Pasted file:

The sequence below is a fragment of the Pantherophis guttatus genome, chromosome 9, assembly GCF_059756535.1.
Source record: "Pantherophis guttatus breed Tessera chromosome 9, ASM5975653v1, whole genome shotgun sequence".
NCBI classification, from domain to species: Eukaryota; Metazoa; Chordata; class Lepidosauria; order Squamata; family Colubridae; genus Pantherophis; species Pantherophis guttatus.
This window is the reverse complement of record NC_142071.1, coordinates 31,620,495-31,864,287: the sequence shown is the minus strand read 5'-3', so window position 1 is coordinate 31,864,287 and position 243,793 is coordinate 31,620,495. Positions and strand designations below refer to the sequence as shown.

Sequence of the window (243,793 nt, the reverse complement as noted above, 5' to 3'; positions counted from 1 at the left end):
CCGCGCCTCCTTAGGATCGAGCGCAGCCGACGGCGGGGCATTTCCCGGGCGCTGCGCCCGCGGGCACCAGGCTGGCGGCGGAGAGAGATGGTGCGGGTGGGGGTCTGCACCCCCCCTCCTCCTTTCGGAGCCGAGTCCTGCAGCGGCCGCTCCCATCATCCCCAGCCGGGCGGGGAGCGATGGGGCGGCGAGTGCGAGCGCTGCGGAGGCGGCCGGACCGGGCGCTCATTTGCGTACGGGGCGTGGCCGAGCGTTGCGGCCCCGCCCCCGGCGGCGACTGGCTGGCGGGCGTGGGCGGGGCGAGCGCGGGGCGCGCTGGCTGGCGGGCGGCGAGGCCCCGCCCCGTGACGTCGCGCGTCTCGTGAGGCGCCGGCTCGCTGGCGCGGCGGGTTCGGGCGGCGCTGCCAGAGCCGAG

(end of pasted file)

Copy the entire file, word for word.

The sequence below is a fragment of the Pantherophis guttatus genome, chromosome 9, assembly GCF_059756535.1.
Source record: "Pantherophis guttatus breed Tessera chromosome 9, ASM5975653v1, whole genome shotgun sequence".
NCBI classification, from domain to species: Eukaryota; Metazoa; Chordata; class Lepidosauria; order Squamata; family Colubridae; genus Pantherophis; species Pantherophis guttatus.
This window is the reverse complement of record NC_142071.1, coordinates 31,620,495-31,864,287: the sequence shown is the minus strand read 5'-3', so window position 1 is coordinate 31,864,287 and position 243,793 is coordinate 31,620,495. Positions and strand designations below refer to the sequence as shown.

Sequence of the window (243,793 nt, the reverse complement as noted above, 5' to 3'; positions counted from 1 at the left end):
CCGCGCCTCCTTAGGATCGAGCGCAGCCGACGGCGGGGCATTTCCCGGGCGCTGCGCCCGCGGGCACCAGGCTGGCGGCGGAGAGAGATGGTGCGGGTGGGGGTCTGCACCCCCCCTCCTCCTTTCGGAGCCGAGTCCTGCAGCGGCCGCTCCCATCATCCCCAGCCGGGCGGGGAGCGATGGGGCGGCGAGTGCGAGCGCTGCGGAGGCGGCCGGACCGGGCGCTCATTTGCGTACGGGGCGTGGCCGAGCGTTGCGGCCCCGCCCCCGGCGGCGACTGGCTGGCGGGCGTGGGCGGGGCGAGCGCGGGGCGCGCTGGCTGGCGGGCGGCGAGGCCCCGCCCCGTGACGTCGCGCGTCTCGTGAGGCGCCGGCTCGCTGGCGCGGCGGGTTCGGGCGGCGCTGCCAGAGCCGAG